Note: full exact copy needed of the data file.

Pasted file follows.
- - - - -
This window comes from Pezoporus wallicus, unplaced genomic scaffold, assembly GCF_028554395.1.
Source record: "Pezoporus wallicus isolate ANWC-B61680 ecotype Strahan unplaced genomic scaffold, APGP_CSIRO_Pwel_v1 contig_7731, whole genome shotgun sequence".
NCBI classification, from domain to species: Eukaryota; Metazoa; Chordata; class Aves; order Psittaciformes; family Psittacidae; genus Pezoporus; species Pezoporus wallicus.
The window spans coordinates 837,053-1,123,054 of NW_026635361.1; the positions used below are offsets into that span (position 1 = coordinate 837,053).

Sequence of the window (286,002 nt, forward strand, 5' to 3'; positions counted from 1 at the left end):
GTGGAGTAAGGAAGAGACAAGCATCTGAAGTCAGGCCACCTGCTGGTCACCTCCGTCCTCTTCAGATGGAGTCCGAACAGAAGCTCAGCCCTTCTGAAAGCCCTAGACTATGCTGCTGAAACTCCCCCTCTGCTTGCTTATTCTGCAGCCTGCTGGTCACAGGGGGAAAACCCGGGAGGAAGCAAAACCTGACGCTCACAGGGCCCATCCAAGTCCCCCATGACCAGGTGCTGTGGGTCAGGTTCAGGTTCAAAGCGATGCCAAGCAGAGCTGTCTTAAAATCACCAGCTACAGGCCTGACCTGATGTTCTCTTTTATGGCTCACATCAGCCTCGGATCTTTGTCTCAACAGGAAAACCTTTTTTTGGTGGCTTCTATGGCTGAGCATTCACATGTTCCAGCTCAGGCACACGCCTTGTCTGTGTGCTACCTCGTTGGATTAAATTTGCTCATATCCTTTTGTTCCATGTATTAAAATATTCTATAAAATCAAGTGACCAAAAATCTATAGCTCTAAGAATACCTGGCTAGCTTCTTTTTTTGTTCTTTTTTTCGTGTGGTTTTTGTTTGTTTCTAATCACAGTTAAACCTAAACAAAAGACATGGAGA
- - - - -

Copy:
This window comes from Pezoporus wallicus, unplaced genomic scaffold, assembly GCF_028554395.1.
Source record: "Pezoporus wallicus isolate ANWC-B61680 ecotype Strahan unplaced genomic scaffold, APGP_CSIRO_Pwel_v1 contig_7731, whole genome shotgun sequence".
NCBI classification, from domain to species: Eukaryota; Metazoa; Chordata; class Aves; order Psittaciformes; family Psittacidae; genus Pezoporus; species Pezoporus wallicus.
The window spans coordinates 837,053-1,123,054 of NW_026635361.1; the positions used below are offsets into that span (position 1 = coordinate 837,053).

Sequence of the window (286,002 nt, forward strand, 5' to 3'; positions counted from 1 at the left end):
GTGGAGTAAGGAAGAGACAAGCATCTGAAGTCAGGCCACCTGCTGGTCACCTCCGTCCTCTTCAGATGGAGTCCGAACAGAAGCTCAGCCCTTCTGAAAGCCCTAGACTATGCTGCTGAAACTCCCCCTCTGCTTGCTTATTCTGCAGCCTGCTGGTCACAGGGGGAAAACCCGGGAGGAAGCAAAACCTGACGCTCACAGGGCCCATCCAAGTCCCCCATGACCAGGTGCTGTGGGTCAGGTTCAGGTTCAAAGCGATGCCAAGCAGAGCTGTCTTAAAATCACCAGCTACAGGCCTGACCTGATGTTCTCTTTTATGGCTCACATCAGCCTCGGATCTTTGTCTCAACAGGAAAACCTTTTTTTGGTGGCTTCTATGGCTGAGCATTCACATGTTCCAGCTCAGGCACACGCCTTGTCTGTGTGCTACCTCGTTGGATTAAATTTGCTCATATCCTTTTGTTCCATGTATTAAAATATTCTATAAAATCAAGTGACCAAAAATCTATAGCTCTAAGAATACCTGGCTAGCTTCTTTTTTTGTTCTTTTTTTCGTGTGGTTTTTGTTTGTTTCTAATCACAGTTAAACCTAAACAAAAGACATGGAGA